llcoolvad: (newer)
And now for the finale. How many movies did I watch this year???

127. Only Lovers Left Alive, Redbox. Tilda Swinton and Tom Hiddleston are eccentric vampires who have been married for over a century. Adam hung out with Byron and Mary Wollstonecraft Shelley. Eve is even older, centuries older. She hangs out with Christopher Marlowe, played by John Hurt. They spend a lot of time being quirky and sad, and getting blood from various resources. They refer to humans as zombies and they're sad about the way the zombies are treating the world. Adam is a musician who collects old instruments and old tech. Eve is a reader who speed reads hundreds of books in many languages. They live mostly apart (for whatever long-term relationship reason), but Adam gets suicidal (has a wooden bullet made and everything) so Eve travels to see him in Detroit from Tangiers. Lots of languid pale limbs and quietness.

Eve's sister Ava shows up for a visit. She's of course also a vampire, but she's kind of the stereotypical little sister. Trouble.

I had a passing thought while watching: dear god, CENTURIES of listening to your pretentious boyfriend's music. But then I realized I could listen to anything Tom Hiddleston wanted me to, for eternity! Tilda feels the same. Why wouldn't she?

Although my opinion of this might be somewhat biased with the Tom Hiddlestonness of it all, I have to give it a big thumbs up. Hipster friendly, too, since it's a Jim Jarmusch film.

128. Robocop 2014. Not as bad as I feared, but WAY too serious. Why remake a classic at all? And the lead, Joel Kinnaman, is an actor I really like (for example he was in The Killing playing Holder) but has most of his sparkle removed here.

129. Into the Storm. Worse than I hoped. I didn't review this right after seeing it, so I've already forgotten the entire plot. There were tornados and storm chasers and people in peril. Decent special effects, so it wasn't Asylum-esque, but the plot wasn't much better than an Asylum special. I hadn't really been paying attention but IMDB informs me that Richard Armitage is in this, so combined with the Hobbit (he's Thorin) that's two movies in a row that I watched of his. WTF was he thinking? He's got HOBBIT money and he did THIS?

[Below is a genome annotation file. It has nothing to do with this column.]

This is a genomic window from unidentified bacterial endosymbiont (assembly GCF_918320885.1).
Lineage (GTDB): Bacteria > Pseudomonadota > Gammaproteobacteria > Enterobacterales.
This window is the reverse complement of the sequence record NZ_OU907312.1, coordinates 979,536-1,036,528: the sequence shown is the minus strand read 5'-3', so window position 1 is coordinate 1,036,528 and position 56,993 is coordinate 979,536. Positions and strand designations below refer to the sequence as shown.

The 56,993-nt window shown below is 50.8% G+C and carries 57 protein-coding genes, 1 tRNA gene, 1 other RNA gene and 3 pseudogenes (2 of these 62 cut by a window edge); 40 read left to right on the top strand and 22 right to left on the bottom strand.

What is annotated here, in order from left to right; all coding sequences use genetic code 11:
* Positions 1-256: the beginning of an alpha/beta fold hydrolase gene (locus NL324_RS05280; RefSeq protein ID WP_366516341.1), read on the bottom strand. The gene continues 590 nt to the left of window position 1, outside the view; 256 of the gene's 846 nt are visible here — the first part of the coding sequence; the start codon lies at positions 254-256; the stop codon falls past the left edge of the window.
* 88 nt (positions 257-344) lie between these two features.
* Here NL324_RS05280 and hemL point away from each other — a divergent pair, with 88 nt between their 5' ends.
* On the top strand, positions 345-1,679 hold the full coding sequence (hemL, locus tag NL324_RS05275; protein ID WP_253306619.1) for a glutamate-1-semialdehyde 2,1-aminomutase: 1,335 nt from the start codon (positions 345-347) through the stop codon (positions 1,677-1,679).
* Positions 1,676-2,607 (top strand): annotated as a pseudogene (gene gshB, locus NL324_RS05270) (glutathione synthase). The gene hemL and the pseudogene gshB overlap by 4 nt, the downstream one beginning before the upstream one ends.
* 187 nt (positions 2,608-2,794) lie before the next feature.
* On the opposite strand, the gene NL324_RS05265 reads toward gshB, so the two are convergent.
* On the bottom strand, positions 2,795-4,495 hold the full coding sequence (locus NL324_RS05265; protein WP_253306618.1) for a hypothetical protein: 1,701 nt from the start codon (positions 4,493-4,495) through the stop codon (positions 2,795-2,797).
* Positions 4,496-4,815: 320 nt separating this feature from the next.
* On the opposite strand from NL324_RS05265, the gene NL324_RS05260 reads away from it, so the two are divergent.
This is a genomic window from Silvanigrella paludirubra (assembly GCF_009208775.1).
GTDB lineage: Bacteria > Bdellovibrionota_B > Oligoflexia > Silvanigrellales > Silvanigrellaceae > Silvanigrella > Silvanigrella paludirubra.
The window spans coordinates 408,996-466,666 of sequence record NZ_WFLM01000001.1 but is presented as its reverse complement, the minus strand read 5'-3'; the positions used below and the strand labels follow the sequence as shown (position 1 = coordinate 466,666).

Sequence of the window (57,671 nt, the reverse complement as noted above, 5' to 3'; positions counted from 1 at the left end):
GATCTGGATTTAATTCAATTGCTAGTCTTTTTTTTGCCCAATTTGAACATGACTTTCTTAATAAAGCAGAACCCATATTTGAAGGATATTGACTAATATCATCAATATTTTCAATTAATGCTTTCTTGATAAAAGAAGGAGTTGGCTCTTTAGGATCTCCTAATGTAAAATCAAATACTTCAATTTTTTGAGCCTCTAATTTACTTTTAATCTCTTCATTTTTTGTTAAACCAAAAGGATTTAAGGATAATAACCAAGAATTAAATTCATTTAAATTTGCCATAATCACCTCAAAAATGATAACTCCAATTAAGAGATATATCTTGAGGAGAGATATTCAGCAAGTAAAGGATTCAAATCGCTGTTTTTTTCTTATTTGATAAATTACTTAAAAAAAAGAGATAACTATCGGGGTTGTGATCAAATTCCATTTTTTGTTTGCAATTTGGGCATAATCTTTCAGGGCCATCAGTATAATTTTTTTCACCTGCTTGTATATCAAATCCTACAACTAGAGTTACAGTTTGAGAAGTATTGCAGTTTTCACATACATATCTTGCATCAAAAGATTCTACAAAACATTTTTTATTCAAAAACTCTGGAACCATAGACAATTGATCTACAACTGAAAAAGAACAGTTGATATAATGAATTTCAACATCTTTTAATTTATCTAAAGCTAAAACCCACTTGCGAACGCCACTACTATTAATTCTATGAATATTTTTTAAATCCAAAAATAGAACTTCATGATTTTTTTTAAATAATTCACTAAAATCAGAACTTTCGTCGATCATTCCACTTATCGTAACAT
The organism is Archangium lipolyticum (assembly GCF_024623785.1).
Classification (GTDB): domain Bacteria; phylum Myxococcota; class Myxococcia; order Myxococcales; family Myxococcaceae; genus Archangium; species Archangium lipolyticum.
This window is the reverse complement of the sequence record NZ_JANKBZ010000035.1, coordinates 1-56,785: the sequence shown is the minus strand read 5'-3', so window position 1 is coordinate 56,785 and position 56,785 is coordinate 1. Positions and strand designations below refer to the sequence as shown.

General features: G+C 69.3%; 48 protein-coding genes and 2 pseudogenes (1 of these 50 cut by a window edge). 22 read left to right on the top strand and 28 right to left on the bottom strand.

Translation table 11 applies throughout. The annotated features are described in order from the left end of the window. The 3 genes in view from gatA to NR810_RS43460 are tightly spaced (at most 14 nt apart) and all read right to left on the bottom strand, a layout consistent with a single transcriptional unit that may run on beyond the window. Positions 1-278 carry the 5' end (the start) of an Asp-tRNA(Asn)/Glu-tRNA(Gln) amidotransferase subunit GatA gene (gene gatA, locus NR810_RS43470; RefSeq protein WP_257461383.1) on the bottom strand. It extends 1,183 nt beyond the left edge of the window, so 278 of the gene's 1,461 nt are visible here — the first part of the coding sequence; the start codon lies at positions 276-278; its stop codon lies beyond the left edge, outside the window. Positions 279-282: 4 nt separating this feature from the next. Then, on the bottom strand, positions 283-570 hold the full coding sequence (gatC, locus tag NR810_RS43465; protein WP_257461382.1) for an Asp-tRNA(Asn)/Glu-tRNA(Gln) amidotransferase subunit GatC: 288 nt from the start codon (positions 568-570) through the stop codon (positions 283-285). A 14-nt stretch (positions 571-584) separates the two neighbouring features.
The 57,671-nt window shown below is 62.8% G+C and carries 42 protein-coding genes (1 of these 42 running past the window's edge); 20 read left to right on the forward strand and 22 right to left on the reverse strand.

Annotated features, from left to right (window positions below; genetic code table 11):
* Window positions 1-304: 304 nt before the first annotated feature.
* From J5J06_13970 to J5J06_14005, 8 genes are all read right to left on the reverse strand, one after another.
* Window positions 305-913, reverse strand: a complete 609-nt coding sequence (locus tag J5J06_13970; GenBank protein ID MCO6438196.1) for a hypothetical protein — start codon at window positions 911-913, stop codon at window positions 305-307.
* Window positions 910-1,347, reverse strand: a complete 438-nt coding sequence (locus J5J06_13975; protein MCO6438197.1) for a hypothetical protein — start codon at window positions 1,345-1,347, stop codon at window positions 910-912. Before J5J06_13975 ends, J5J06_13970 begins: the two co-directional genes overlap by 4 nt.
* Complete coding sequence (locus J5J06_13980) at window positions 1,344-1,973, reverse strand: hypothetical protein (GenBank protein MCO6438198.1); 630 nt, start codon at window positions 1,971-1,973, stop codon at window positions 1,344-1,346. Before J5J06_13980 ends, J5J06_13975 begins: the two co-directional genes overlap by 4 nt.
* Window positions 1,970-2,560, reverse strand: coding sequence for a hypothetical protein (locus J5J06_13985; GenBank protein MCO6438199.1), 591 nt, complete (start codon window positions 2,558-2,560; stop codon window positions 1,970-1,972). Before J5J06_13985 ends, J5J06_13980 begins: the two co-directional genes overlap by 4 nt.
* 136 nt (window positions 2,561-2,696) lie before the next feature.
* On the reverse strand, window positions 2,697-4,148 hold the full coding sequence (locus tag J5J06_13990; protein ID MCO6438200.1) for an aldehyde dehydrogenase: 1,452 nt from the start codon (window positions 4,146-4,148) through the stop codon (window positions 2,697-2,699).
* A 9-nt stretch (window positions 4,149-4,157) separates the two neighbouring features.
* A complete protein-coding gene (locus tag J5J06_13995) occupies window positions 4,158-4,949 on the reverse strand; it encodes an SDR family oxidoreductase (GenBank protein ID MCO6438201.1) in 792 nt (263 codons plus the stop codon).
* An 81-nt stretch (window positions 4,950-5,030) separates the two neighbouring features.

130. The Hobbit: The Battle of the Five Armies, Theater. Mostly The Dull and The Never-Ending. Ok, not terrible, but dear lord it wasn't good. Peter Jackson must have been planning his next epic during the filming of this, because it felt like no one was in control. It felt very Discovery Channel, also: there were War Goats, War Pigs, War Wolves, the Eagles showed up (WHY AREN'T THE EAGLES BROUGHT IN FIRST IN ALL CASES FOR FUCK'S SAKE?), there was a splendid War Reindeer...and I can't remember what else. I kept waiting for the fifth army. There was a ridiculous fight scene on a frozen lake. Legolas leapt about. Bilbo was unconscious. The usual. And then Bilbo went home.

131. Big Eyes, Theater. Seriously interesting, based on a fascinating true story. It's a Tim Burton movie, but you'd never guess that because of the pure weirdness of reality. A newly divorced 1950s mom, Margaret (Amy Adams), moves to San Francisco for the art scene as she considers herself an artist. Her work is what we no doubt would call puerile now (and indeed was called worse then) — waifish children with giant eyes in various scenes. She is seduced by another artist, Walter Keane (Christoph Waltz), who dazzles her with his salesman charm and good looks. He rents out space in a jazz club to show their combined work, and when someone asks about her painting, he claims it as his own. Partly because he is a crafty salesman, and partly because he always wanted to be a famous painter, he becomes the public face of her work, and somehow they become ridiculously wealthy. Eventually she can't take the pressure of the lie anymore and leaves him. When he demands that they maintain the fiction post-divorce, she sues him. The best scene is a paint-off that the judge requests in the courtroom. She wins, and the world finds out that "Walter Keane" is a fiction and it was Margaret Keane all along. Shocking! Amy Adams is great, Christoph appropriately scene-chews, and there are a couple of amusing small parts with Jason Schwartzman playing a gallery owner and Terence Stamp playing a Times reviewer. Also drool-worthy set decorations. So awesomely midcentury I wanted to steal everything in every set.

132. Good People, Redbox. Somehow we are to believe that Kate Hudson and James Franco are struggling to make ends meet in London. She's a school teacher, and he's an architect or something, but mostly he's trying to renovate a money pit he's inherited from a family member. It's draining all their reserves. Meanwhile, they're living in a skanky rowhouse, and renting out their basement to a shady guy. They've just been served with eviction papers. Shady guy dies in their basement, but miraculously he's left behind a bag stacked with fat cash. This clearly can't be honestly begotten gains, but beyond a passing thought Jimmy and Katie decide to take the money. The original owner (Omar Sy), the other guys who stole it (Sam Spruell), and the police (Tom Wilkinson) are suddenly all onto them, and much mayhem ensues. Obviously the filmmakers are aiming for the "good people do one bad thing" trope, but instead they hit "good cast and crew makes one really bad movie". And now that I've made that joke I see that every reviewer in Rotten Tomatoes made the same one. Well, it was too damned easy.